It was eighty degrees in mid-May, and you were standing at the bottom of a staircase. I was at the top, negotiating with our planner that- no, in fact, our wedding doesn’t start in 30 minutes. It starts now. I was anxious. I just wanted to get down those stairs and next to you.
Seven years before that day, we had met. I wasn’t looking, and neither were you. But then you put your lunch cooler down on the counter, with “MICHEL” written across the side in permanent marker. I looked up at you and it was as if just for the briefest of moments, time stood still. I could paint every minute detail of that ordinary scene, it is so fixed in my memory. In that smallest of moments, I realized I had just met my husband. You were the first guy that I had to chase. You even told me you weren’t getting married until you were 35, which I think you thought would scare me. It didn’t because I’m stubborn. And because I knew it was already decided. I just had to wait you out.
I was used to dating people who let me be the star and were happy to just support, be in the background. But you weren’t going to be pinned down like that, not for a second. It took me years to figure out that we had to be the stars together, to trade off supporting, be a true team. And we did. We knit ourselves together slowly with long-distance phone bills, stand-by airline tickets, and all too infrequent visits. I chased you, my dreams, and a future I had once conjured up. And you, you waited me out. I came back home and we found our rhythm in the same zip code.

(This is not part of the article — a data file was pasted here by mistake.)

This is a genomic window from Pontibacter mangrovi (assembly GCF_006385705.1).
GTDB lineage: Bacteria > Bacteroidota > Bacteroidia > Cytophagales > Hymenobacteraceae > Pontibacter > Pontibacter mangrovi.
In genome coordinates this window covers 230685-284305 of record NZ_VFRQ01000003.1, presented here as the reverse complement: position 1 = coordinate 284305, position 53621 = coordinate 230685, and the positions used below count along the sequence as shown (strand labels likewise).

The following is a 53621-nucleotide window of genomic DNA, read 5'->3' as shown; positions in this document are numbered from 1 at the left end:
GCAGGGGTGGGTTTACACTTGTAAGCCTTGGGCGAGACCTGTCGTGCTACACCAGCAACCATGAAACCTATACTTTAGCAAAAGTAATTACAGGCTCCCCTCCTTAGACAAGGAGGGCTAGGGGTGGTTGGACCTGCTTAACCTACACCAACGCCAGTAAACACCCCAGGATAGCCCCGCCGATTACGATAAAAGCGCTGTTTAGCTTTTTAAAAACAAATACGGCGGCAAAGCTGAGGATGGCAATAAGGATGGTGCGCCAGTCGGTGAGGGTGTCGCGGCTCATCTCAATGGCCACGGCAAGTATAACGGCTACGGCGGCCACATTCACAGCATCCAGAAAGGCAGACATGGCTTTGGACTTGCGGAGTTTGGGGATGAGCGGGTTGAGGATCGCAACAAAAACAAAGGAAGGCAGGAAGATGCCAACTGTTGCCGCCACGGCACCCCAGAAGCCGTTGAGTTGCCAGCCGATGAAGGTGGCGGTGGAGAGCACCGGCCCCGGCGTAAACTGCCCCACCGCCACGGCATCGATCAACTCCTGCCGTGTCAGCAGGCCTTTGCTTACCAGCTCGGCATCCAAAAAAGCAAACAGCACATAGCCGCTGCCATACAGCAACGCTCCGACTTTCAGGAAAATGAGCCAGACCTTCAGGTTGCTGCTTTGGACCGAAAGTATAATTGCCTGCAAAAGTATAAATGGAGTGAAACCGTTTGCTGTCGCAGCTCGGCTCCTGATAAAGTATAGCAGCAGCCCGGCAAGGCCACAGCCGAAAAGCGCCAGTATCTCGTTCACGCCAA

So, back to that hot day in May, and the man I was smiling at through my happy-tear stained veil. It’s much observed that the two young people saying those vows, rarely understand the weight of them. And of course now with 10 years behind us (17 really), I know that no couple can. Because the vows aren’t words. They are actions. They are alive. They live and breathe in every moment to come. With each year that passes for us, I look at those two people in our pictures – smiling as they leave the ceremony. I wonder if they know that year one will be easy. That year four will bring heartbreak they can’t fathom. That year five will see them to the brink of life and back again. And just when they feel like they have their feet under them, year six will be devastating. Year seven won’t itch at all. They will cling to each other harder and faster than they ever have. As a result, they will be rewarded with one of their greatest joys before it ends. And year ten. Year ten will have them looking back, not sure they are where they had hoped to be. Planned to be. For sure, that couple, standing there in the spring sun ten years ago – they don’t know these years yet. They think they understand those vows and what will come. They think they know the path. They would think year ten should have them in a different place. But they are wrong.
It’s ten years later, and it’s a cold day in May. You stand at the bottom of a staircase, clutching the hand of our oldest daughter who is squinting in the sun. She’s shielding her eyes with her arm, scrunching her nose up to keep her pink-rimmed glasses in place. I’m at the top, chasing our youngest, who barrels down the stairs, pigtails bouncing, and can’t wait to get to the bottom, to be by your side. Me either, little one. Me either.
(photo by Heather Cook Elliott)